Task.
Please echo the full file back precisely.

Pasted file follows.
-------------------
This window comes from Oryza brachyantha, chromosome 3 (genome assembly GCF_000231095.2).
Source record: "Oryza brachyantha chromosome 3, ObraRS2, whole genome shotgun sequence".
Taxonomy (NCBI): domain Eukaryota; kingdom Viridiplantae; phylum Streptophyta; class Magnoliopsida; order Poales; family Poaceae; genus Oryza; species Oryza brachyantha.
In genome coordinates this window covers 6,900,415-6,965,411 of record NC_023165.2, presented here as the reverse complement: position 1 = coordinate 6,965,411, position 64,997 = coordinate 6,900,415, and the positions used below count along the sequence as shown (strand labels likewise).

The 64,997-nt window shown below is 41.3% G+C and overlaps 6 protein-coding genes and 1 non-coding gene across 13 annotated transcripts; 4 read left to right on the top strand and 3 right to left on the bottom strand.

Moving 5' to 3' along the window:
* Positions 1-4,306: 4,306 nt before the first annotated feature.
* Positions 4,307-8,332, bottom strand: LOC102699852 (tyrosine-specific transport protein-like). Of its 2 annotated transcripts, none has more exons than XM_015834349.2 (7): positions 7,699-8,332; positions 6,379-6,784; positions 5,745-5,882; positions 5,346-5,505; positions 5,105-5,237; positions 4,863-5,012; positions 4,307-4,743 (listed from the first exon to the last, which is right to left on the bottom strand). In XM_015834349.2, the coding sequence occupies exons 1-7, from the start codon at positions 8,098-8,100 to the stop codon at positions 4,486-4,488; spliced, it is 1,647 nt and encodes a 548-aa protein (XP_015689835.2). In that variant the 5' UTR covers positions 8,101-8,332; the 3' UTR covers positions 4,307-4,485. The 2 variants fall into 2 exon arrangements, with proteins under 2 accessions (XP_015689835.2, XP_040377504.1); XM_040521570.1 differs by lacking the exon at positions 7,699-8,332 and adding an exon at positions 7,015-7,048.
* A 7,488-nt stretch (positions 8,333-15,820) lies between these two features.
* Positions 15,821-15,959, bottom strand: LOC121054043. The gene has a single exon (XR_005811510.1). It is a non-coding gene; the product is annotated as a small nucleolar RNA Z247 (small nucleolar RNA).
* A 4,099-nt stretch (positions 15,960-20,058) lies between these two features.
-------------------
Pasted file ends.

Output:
This window comes from Oryza brachyantha, chromosome 3 (genome assembly GCF_000231095.2).
Source record: "Oryza brachyantha chromosome 3, ObraRS2, whole genome shotgun sequence".
Taxonomy (NCBI): domain Eukaryota; kingdom Viridiplantae; phylum Streptophyta; class Magnoliopsida; order Poales; family Poaceae; genus Oryza; species Oryza brachyantha.
In genome coordinates this window covers 6,900,415-6,965,411 of record NC_023165.2, presented here as the reverse complement: position 1 = coordinate 6,965,411, position 64,997 = coordinate 6,900,415, and the positions used below count along the sequence as shown (strand labels likewise).

The 64,997-nt window shown below is 41.3% G+C and overlaps 6 protein-coding genes and 1 non-coding gene across 13 annotated transcripts; 4 read left to right on the top strand and 3 right to left on the bottom strand.

Moving 5' to 3' along the window:
* Positions 1-4,306: 4,306 nt before the first annotated feature.
* Positions 4,307-8,332, bottom strand: LOC102699852 (tyrosine-specific transport protein-like). Of its 2 annotated transcripts, none has more exons than XM_015834349.2 (7): positions 7,699-8,332; positions 6,379-6,784; positions 5,745-5,882; positions 5,346-5,505; positions 5,105-5,237; positions 4,863-5,012; positions 4,307-4,743 (listed from the first exon to the last, which is right to left on the bottom strand). In XM_015834349.2, the coding sequence occupies exons 1-7, from the start codon at positions 8,098-8,100 to the stop codon at positions 4,486-4,488; spliced, it is 1,647 nt and encodes a 548-aa protein (XP_015689835.2). In that variant the 5' UTR covers positions 8,101-8,332; the 3' UTR covers positions 4,307-4,485. The 2 variants fall into 2 exon arrangements, with proteins under 2 accessions (XP_015689835.2, XP_040377504.1); XM_040521570.1 differs by lacking the exon at positions 7,699-8,332 and adding an exon at positions 7,015-7,048.
* A 7,488-nt stretch (positions 8,333-15,820) lies between these two features.
* Positions 15,821-15,959, bottom strand: LOC121054043. The gene has a single exon (XR_005811510.1). It is a non-coding gene; the product is annotated as a small nucleolar RNA Z247 (small nucleolar RNA).
* A 4,099-nt stretch (positions 15,960-20,058) lies between these two features.